Religion and Atheism in the USSR: Selected Highlights from Recently Released JPRS Reports
The June release of Joint Publications Research Service (JPRS) Reports, 1957-1994, includes a number of topical translations from the mid-1960s concerning religion and atheism in the Soviet Union. Below are five examples:
Need for Special Atheist Courses for Students of Higher Education Institutions (1966)
In this article by a history department professor and his student, the writers argue that it is necessary for university students to be taught a more robust atheism in order to be able to refute the beliefs of sectarians and cultists. It is not enough to be an atheist; a young educated person has to know enough about religion—Christianity—to be able to make a logical argument against it. The authors suggest that comparing what is written in the gospel Mark to what is said in Matthew and Mark about the same instance will act as a wedge. The believer must choose among apostles as to whom to believe. Thus is doubt provoked. Knowing these “little things" about religious doctrine and practice can be more effective in winning the argument than “the most extensive discussions on general themes."
Primitive Magic in Judaism and Islam (1966)
In this article published in the Soviet journal Agitator, the Russian author argues that while both the Torah and the Koran warn believers to eschew any form of magic, both Judaism and Islam were in fact imbued with magic and witchcraft. He cites chapter and verse from both sacred books to bolster his thesis. He posits that the Jewish elders of old practiced a sort of magic and held their secret practices tightly in order to establish a power over younger members of the tribe and thereby assure themselves of food, shelter, and protection. He gives somewhat shorter shift to Islam with fewer textual references. His focus is more on contemporary practices of Muslims in the Soviet Union and their belief in the efficacy of making pilgrimages to the graves of prophets in order to seek intercession and relief from illness and misfortune.
Religious Beliefs of the Kurdish People of the USSR (1966)
This report details the religious beliefs and practices of various communities of Kurdish people living in different republics of the Soviet Union. For the most part the author writes in a disinterested manner about these beliefs, including those of several different cults ordered around a single aspect of nature, such as lakes, trees, or a single concept like ancestor or fire worship. He also explores the role of dervishes in several communities and their beliefs and practices. He becomes less disinterested as he begins his conclusion that younger Kurds have increasingly benefited by growing up in a socialist system and embracing the new society free of superstition.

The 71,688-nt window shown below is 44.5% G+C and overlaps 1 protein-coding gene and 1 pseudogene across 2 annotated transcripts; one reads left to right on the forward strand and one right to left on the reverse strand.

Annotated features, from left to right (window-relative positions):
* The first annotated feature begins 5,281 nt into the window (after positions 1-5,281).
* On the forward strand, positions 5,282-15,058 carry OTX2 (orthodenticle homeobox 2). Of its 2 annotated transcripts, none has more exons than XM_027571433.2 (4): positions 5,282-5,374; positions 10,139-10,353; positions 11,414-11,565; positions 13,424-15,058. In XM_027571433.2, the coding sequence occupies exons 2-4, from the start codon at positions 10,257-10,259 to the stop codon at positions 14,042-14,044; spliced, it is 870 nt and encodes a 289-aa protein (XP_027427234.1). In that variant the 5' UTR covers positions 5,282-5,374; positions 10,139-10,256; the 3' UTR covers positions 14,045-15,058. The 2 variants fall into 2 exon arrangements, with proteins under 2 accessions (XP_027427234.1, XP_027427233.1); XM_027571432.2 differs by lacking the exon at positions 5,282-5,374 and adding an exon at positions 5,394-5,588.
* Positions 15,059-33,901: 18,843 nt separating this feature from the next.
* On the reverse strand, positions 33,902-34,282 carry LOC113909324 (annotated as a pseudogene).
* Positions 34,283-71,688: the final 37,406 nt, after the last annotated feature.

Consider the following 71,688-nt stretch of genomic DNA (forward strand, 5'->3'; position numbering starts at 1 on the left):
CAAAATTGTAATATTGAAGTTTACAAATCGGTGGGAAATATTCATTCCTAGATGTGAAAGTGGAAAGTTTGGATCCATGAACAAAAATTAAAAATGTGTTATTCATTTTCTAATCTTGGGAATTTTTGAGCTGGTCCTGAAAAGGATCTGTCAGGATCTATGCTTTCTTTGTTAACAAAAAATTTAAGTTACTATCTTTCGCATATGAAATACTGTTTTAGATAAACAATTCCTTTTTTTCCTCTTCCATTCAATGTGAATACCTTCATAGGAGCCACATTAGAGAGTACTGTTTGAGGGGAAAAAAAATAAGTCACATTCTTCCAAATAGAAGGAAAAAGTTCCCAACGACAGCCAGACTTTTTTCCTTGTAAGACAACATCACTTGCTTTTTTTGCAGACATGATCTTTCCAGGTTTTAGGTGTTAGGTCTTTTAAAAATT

Promoting Atheism among Children (1966)
Published in the Russian-language newspaper Soviet Moldavia, this article offers an anecdotal account of one young boy who has committed himself to the Baptist sect in a rural village. We learn that this once bright, enthusiastic member of the Young Pioneers now hides its red scarf rather than wear it proudly. He has lost interest in school to the point of truancy. This specific case is used to illustrate the larger problem of Soviet society in elevating atheism and denigrating religious belief. The moral position of the authorities is that religious belief promising a better life after death will sap the will of a person to contribute to establishing a just and vibrant Soviet society. Teachers and other authorities are encouraged to work harder to bring the children to atheism.
Illegal Activities of Baptist Group (1966)
Published in a Russian-language newspaper under the headline “What Do the Quiet Ones Want?” this article discusses a schism in the Soviet Union within the Baptist Church which includes sects that choose to proselytize in apparent violation of the law. The writer is generally dismissive of these sectarians and regards their leaders as more likely to fleece their flocks than they are to lead them to better, happier lives. Rather, as these religious leaders emphasize their own religious conflicts, they heighten the perception of their anti-Soviet and anti-social hostility. The author complains that in their opposition to Soviet law governing religion “they stimulate fanaticism and encourage protests against [the government] and instigate lawlessness."
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